Find balance as a working mother

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My most asked question for The Cabro typically centers around this question: how do I find balance as a working mother? I’ve answered this in bits and pieces in my DMs and during my AMAs on Wednesday on my Instagram account @_thecabro. While I don’t have all of the answers, I thought I would dedicate a blog post and share what I’m learning about balance as a working mother. So here are my tips for a working mother’s guide to finding balance.

Know your goals, understand your vision

For me, balance is all about staying focused on what’s important to you. So in order to find balance, you need to know what your vision is for your life and what goals you want to achieve in order to maintain that vision. Having a concrete set of goals and priorities will give you direction.

I have an entire Instagram post dedicated to how I do this but I’ll share the breakdown with you in the photos below. This method is a combination of several books, theories, and a series of personal exercises that I’ve refined over the years. While this exercise make take some time to complete, when you are finished, you will know what it is that you want most for life. And from there, you can start to find balance by prioritizing what’s important to you.

I can tell you that my five areas of importance are cultivating quality family time, building a meaningful career, growing The Cabro, taking care of my body every day, and staying focused on the financial goals that I have with my husband. Everything in my life revolves around those five things. So, I’m in balance when I feel like those five things are being engaged in a meaningful way.

Balance the load of managing your home

If you’ve followed me for a while, you know that I love the book Fair Play . I continue to sing Eve Rodsky’s praises for Fair Play because it was so life changing in our family. Her methodology is a great way to balance the domestic load and to share the tasks with your partner that come with managing a home. Statistically speaking,women in heterosexual marriages tend to carry more of the household responsibilities. So, if you are a woman in this kind of marriage who wants to find balance, start with making sure your load at home is fair for you. Eve’s book is a great way to start on this journey.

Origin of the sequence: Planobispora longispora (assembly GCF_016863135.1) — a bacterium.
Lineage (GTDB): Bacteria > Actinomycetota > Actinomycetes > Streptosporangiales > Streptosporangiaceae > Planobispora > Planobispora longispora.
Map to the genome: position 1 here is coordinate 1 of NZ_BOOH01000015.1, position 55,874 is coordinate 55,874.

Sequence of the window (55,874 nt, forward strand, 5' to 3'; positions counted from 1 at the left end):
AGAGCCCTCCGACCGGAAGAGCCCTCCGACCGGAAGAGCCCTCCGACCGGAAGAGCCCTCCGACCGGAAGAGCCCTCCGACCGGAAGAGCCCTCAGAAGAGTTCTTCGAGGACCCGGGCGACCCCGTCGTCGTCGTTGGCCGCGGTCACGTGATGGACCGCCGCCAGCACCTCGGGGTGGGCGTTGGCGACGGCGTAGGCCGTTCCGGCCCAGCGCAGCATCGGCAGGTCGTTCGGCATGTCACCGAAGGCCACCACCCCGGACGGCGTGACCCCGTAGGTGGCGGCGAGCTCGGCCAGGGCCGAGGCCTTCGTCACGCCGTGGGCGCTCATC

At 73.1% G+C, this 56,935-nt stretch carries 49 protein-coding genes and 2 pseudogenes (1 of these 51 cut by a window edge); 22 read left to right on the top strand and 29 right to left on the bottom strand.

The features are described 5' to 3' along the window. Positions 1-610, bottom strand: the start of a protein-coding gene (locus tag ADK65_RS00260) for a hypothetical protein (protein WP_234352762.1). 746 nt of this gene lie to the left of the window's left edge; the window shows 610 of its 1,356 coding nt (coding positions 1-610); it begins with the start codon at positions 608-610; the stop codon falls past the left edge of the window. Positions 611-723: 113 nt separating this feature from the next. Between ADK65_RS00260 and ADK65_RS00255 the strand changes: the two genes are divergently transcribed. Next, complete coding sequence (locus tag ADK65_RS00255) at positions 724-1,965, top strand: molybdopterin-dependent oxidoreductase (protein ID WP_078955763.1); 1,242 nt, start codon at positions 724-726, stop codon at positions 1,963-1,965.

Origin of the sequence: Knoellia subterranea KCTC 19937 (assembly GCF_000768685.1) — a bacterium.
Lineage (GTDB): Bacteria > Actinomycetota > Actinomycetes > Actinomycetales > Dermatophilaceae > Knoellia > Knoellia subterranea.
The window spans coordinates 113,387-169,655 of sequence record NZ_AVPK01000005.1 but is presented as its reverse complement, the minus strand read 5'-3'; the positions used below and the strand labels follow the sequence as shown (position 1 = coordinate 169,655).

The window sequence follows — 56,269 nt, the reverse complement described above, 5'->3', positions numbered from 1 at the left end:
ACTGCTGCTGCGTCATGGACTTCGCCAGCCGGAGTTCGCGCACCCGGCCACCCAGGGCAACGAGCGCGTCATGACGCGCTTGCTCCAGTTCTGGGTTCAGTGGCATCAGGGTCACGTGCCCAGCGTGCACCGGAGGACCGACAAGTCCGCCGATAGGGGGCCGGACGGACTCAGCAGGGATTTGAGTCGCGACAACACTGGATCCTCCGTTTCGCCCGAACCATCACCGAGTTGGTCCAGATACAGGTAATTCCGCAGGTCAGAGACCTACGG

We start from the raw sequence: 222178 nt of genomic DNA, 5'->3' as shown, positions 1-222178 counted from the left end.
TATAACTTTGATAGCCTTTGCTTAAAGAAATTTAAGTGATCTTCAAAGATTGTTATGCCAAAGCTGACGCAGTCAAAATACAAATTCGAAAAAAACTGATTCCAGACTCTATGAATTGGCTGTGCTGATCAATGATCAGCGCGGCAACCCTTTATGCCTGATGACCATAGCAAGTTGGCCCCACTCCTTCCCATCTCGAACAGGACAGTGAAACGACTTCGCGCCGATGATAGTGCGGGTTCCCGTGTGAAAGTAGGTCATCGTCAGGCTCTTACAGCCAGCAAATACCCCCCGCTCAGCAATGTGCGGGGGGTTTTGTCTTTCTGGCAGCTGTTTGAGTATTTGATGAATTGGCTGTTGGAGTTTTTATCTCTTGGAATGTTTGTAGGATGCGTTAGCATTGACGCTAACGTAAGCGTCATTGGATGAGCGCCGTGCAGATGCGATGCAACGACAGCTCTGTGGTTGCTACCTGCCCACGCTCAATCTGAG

Cut your schedule down by 1/4

From 2017 – 2019 I completed an Executive MBA while working full-time. It was a lot of fun and an enormous amount of work. I wrote about it in my post: How to survive an Executive MBA program. I spoke with a lot of EMBA students before I started my program and all of them told me that while I would be able to have a life during the program, I would need to cut back on a lot of the activities in my personal life and those activities in my professional life that weren’t core to the success of my role (like happy hours, professional groups, and networking events). However, no one told me how to do it.

So, I created an exercise for myself. I took ever single activity, meeting, extra-curricular, and obligation that I had as an individual and as a couple with my husband. And, I listed out all of my friend groups. I cut that down by 1/2. And then, I took that list and cut it down by 1/2. I find it’s easier to do this exercise in two parts because it’s difficult to try and cut down your list to 25% in the first try.

I realize you may not be going to graduate school. And butting down to 25% of your current obligations and activities might be a bit extreme. But I find that it showed me who was most important to me and what priorities I wanted to keep during the program. If you need balance in your life, consider this exercise and start cutting back. It is easier to do this activity around the same time as a huge life change (starting school, having a baby, getting married, changing jobs, moving to a new home/city). When cutting back on people or obligations, having an excuse like one of these life changes can soften the blow when you stop engaging.

Just say no

Saying no is one of the hardest things for people to do. In order to find balance as a working mother, I need to say no to others. When I worked at an outpatient mental health clinic during my counseling-psychology internship, a lot of our clients struggled with setting boundaries and saying no. Sadly, this was often due to trauma that they endured at some point in their life. But as adults who now had agency to make decisions for themselves, it was a difficult act for them to do. And yet it caused so much anxiety, depression, and stress in their lives. I understood why they struggled but also encouraged them to

Say no is a radical act of kindness for ourselves and others. We think that if we say no and disapoint someone, we have done something wrong. There is a way to kindly say no and allow other people to experience their own feelings around our decision.

If you have a hard time saying now, here are some resources that I think are helpful.

Create white space

Whitespace is a term that designers use to describe the part of a page that is void of graphics, text, or images. Time management gurus use the term whitespace to describe free time in a schedule that is used for ideating, resting, or thinking. Whitespace is good for mental health, thinking through complicated problems, and letting the mind wander and rest. Creating whitespace is an intentional habit to break the cycle of overscheduling and eliminate the feeling of time scarcity.

Here’s how to create whitespace:

  • Schedule your whitespace. Creating whitespace doesn’t happen naturally. Block your calendar weekly, or monthly, to insure you are being intentional. If you are not managing your calendar, someone else will.
  • Cultivate your whitespace. If scheduling white space is the first step, protecting that time follows. It is impossible to be everything to everyone all the time. Prioritize who your key people are: family, managers, specific coworkers and close friends. Then, start delegating, postponing, or declining a request that doesn’t align with a key constituent. It’s easy to want to have more whitespace. The challenge is staying committed to the decision that whitespace will be important. Protect that time.